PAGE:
PKD Buster II 2m and Prism Stylus P3 comparison

The wind was blowing, the sun was shining, and I took the opportunity to take my two biggest parafoil traction kites down to my local park for a back-to-back comparison. My wind gauge was indicating 5 knots to 10 knots, gusting to 15 knots. The two kites on test were a PKD Buster II 2m and a Prism Stylus P3.

Prism Stylus P3 (left) and PKD Buster II 2m (right)

The Buster II with its four lines is more complicated to set up and more prone to line tangles. The P3 was easy to set the lines up right. However, the Buster II’s four lines came into their own once in flight. Being able to control the power was a big plus. But the best part was being able to reverse launch as well as the general ability to re-launch after a crash. It saved many walks of shame …

While the P3 has the ability to fit brake lines, having now experienced the Buster II I would not bother. Firstly, the pull on the P3 was not sufficient to warrant fitting brake lines. Secondly, by the time you spend the time and money fitting the extra set of lines, you may as well have bought a kite already fitted with four lines and spent the time in the park flying! The only time that the P3 might overpower you is in really big winds. But at that stage, the Buster II would have dragged you across the park and out of sight!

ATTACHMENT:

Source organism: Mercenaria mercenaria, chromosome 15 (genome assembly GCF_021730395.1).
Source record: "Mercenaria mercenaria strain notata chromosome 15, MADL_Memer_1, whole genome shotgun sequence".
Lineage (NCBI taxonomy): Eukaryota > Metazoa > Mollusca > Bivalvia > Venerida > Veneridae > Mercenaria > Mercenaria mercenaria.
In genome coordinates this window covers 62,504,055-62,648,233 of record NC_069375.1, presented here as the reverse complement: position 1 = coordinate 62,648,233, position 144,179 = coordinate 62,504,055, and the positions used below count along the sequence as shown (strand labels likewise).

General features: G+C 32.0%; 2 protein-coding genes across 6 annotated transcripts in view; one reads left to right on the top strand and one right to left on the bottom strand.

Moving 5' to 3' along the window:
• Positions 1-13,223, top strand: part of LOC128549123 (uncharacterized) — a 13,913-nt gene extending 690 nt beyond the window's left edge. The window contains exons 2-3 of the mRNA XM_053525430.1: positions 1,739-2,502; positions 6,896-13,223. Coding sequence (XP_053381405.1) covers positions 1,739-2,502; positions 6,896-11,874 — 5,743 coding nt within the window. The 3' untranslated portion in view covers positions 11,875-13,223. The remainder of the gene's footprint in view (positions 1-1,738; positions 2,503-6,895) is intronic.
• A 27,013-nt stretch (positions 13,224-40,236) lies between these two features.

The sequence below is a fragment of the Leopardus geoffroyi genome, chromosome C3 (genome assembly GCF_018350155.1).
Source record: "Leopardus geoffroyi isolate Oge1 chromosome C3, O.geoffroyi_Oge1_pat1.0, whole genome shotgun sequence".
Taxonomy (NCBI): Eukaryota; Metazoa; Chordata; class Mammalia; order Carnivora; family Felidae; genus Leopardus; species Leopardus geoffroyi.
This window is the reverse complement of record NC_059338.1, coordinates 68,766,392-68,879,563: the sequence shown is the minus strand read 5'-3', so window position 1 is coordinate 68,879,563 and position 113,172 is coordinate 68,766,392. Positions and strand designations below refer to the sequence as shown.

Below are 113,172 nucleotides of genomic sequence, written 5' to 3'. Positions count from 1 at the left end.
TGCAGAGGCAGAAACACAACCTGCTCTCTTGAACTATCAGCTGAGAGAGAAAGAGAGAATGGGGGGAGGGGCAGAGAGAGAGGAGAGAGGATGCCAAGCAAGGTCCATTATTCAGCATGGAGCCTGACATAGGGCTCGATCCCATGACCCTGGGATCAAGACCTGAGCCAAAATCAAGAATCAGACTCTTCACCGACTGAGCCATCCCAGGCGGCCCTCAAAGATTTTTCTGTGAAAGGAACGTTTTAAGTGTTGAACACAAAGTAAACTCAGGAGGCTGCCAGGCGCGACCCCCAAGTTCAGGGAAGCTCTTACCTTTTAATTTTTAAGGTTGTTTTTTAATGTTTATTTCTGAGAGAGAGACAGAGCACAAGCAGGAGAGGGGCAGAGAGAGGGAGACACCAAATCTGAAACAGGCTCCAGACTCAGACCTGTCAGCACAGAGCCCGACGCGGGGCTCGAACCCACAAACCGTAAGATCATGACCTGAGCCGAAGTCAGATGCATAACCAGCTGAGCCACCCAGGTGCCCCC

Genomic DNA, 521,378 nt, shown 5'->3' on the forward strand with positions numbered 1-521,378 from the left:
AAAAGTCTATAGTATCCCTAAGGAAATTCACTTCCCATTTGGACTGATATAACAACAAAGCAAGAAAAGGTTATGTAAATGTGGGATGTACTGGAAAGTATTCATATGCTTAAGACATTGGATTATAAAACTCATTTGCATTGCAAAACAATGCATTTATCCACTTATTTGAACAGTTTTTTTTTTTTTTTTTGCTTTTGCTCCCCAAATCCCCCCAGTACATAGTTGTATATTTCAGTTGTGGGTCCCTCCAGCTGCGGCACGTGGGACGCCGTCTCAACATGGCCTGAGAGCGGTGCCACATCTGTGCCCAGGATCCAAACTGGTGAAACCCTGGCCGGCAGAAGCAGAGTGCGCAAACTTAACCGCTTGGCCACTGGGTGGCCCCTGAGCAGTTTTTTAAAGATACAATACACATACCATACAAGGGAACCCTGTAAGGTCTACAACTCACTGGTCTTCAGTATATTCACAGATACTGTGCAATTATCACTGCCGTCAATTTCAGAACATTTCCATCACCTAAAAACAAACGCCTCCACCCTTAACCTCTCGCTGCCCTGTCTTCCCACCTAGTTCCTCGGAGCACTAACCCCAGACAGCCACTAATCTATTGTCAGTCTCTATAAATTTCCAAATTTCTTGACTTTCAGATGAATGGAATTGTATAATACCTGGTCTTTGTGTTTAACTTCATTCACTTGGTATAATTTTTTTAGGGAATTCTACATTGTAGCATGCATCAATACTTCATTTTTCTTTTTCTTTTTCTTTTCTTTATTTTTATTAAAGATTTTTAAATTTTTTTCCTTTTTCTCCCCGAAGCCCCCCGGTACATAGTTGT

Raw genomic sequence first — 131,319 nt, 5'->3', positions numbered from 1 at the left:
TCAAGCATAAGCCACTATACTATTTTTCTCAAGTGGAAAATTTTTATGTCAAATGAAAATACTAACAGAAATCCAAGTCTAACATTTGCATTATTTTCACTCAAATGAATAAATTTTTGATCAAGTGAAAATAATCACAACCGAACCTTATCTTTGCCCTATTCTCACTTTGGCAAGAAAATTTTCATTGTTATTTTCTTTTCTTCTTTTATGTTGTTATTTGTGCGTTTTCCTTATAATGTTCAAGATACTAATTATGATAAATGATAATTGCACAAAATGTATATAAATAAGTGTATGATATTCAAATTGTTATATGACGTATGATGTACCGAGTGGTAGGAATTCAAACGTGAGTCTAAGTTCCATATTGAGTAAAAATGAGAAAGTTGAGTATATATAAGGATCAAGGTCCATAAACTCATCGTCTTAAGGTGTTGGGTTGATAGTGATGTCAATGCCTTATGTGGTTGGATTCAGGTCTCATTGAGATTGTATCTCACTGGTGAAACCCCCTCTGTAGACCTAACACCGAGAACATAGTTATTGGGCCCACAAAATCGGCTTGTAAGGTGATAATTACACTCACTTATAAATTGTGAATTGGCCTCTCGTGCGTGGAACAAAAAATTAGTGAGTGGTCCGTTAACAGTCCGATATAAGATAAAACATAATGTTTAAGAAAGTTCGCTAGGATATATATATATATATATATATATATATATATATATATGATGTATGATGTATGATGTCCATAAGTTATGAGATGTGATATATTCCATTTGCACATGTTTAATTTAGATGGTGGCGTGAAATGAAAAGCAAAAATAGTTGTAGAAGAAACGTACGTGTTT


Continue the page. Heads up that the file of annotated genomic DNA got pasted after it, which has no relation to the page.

The P3 is generally easier to launch if set up on the ground with the trailing edge weighed down and facing the wind. Take up the tension on the lines, and with air intakes all the way across the front of the kite it inflates easily, then launches. While the Buster II is not hard to launch, it is interesting to watch the process. With fewer air intakes on the leading edge, it can take longer to inflate. The kite can launch on wind pressure against the front skin of the kite alone. Half way up to the zenith, you can see the kite inflate and the power kicks in — and so does the grin factor!

The Buster II feels slower through the air than the Stylus P3. However, despite being a smaller kite, the Buster II has a lot more pull. While the P3 was maybe pulling me five centimetres on my backside in gusts, the Buster II would pull me 15 to 20 metres. In fact, the rate of motion was enough that I was getting some serious heat build up on my backside from the friction!

The Prism P3 gets a wonderful high pitched scream as the wind whistles through the lines and the kite dashes across the sky. The Buster II is comparatively quiet by comparison.

I would rate the Prism Stylus P3 as a great recreational kite. It has higher speed, but less pull than the Buster II. However, if you are serious about getting into traction kiting, then the Buster II is definitely the way to go — in fact, I have got a mountain board on order to give a bit of traction kiting a go with the Buster II. Once I get the hang of it, I would like to get a four metre Buster II.

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